Treatment
Untreated stuttering has been known to cause several debilitating physical and psychosocial phenomena. Physically, those who stutter report tense musculature. Socially, 70% of adults who stutter feel they are adversely affected at their job, while 20% have reported declining a promotion at work because of their dysfluency.18 Thus, stuttering evokes not only fear, anxiety, and embarrassment but also a decline in self-esteem and self-perception. Although there is no cure for stuttering, it is important for physicians to be aware of current treatment options for patients who stutter. 
Nonpharmacologic
Speech therapy remains the first-line treatment method of choice by most physicians.2 Unfortunately, patients who are in the classification of severe stuttering or are older than 18 years will see little or no results with intensive speech therapy.5,6 
Speech therapy has evolved into focusing on decreasing symptoms of secondary behavior and managing stuttering events instead of the more traditional approach of trying to cease the speaking dysfluency. The focus of speech therapy is to halt progression of the dysfluency while teaching the patient how to effectively manage his or her disorder.19 Venkatagiri19 has shown that this method minimizes the impact and occurrence of stuttering but does not completely eliminate it from every-day life.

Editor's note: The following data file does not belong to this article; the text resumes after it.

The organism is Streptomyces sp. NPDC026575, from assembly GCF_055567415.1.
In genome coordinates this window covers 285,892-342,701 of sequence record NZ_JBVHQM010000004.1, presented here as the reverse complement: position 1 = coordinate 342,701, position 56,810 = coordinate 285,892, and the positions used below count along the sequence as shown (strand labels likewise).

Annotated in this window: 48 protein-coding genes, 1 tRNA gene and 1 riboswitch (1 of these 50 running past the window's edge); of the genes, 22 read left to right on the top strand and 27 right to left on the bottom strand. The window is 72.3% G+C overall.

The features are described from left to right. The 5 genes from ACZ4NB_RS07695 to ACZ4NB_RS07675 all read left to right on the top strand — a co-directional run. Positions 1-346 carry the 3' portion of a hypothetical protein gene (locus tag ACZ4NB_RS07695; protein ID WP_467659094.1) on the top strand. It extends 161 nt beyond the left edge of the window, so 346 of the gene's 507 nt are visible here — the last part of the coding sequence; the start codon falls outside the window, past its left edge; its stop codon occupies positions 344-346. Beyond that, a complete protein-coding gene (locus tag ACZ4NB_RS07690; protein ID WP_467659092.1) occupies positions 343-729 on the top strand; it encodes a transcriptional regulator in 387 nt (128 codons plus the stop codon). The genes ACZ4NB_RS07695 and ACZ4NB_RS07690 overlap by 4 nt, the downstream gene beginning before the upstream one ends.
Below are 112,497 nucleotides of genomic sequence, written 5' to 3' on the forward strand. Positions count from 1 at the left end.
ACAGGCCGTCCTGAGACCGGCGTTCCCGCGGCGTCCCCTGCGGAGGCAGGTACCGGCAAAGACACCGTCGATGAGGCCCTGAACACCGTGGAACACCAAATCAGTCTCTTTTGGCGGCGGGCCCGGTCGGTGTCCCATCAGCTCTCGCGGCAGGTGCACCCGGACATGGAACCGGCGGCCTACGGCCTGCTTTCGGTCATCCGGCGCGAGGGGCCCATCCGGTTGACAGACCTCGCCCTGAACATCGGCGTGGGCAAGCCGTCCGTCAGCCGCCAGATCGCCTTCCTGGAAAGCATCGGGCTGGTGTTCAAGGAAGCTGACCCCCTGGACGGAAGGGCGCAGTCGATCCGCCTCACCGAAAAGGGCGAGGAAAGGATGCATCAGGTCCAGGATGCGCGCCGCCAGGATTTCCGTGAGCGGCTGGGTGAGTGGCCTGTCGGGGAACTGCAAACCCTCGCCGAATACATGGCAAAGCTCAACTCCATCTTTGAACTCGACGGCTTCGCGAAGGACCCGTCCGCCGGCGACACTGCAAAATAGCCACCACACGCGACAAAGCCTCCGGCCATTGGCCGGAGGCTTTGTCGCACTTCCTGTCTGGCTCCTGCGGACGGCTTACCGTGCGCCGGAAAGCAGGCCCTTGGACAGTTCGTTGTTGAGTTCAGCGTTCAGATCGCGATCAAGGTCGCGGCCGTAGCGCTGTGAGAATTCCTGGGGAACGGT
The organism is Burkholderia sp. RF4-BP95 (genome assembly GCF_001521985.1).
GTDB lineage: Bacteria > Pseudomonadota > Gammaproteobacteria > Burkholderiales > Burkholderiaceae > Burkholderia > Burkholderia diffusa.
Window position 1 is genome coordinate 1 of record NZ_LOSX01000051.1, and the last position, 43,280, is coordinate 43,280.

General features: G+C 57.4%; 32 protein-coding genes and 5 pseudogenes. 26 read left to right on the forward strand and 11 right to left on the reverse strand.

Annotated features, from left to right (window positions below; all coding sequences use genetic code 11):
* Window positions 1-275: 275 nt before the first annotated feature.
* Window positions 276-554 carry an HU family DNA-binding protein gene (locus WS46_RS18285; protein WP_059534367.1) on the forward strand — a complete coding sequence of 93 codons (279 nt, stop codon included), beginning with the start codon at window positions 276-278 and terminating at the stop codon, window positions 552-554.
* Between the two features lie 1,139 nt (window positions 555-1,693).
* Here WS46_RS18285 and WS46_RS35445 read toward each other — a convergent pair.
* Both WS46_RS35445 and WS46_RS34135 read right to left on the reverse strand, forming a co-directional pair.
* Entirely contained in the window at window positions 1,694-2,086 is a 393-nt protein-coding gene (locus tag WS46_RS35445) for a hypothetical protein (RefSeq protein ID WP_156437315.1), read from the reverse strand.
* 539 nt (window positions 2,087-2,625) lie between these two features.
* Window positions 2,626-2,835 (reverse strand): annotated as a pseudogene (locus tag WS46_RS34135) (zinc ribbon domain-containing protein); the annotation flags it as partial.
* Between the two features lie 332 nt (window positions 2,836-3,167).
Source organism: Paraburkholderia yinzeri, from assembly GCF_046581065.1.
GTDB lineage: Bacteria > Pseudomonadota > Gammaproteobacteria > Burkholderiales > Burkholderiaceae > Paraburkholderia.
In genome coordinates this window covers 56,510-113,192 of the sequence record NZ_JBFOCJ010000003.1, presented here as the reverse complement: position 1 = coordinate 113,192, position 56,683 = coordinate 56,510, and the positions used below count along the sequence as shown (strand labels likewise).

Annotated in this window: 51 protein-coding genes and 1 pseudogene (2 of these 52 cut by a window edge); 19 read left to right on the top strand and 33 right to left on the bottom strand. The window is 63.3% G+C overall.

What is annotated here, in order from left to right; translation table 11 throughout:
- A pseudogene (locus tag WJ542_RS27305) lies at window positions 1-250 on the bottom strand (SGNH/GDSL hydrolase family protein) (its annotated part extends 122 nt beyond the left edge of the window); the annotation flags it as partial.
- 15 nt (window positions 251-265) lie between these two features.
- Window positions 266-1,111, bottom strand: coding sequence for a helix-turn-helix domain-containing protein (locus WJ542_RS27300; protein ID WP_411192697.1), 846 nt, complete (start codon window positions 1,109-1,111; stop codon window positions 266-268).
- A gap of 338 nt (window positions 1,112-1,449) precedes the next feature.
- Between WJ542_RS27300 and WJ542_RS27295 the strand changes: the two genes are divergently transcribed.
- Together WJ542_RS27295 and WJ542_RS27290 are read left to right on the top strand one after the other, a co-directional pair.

A second nonpharmacologic management mechanism is the fluency-shaping method, which relies on a delayed auditory device. In this method, the rate of speech by a speaker must slow to prevent heard distortions through the electronic device.20 This has been known as the choral effect, and its efficacy is directly related to the severity of the dysfluency.20 
The Lidcombe approach21 has been effective in preschoolers with stuttering. During the treatment phase of a study, parents use a form of operant conditioning to enhance the child's fluency. Parents provide their child with an environment that encourages the child to speak relatively slowly.21 The child is then praised for fluent speech but is not discouraged when dysfluency is present.21 Instead, occasional corrections are used to steer the child back toward fluency.21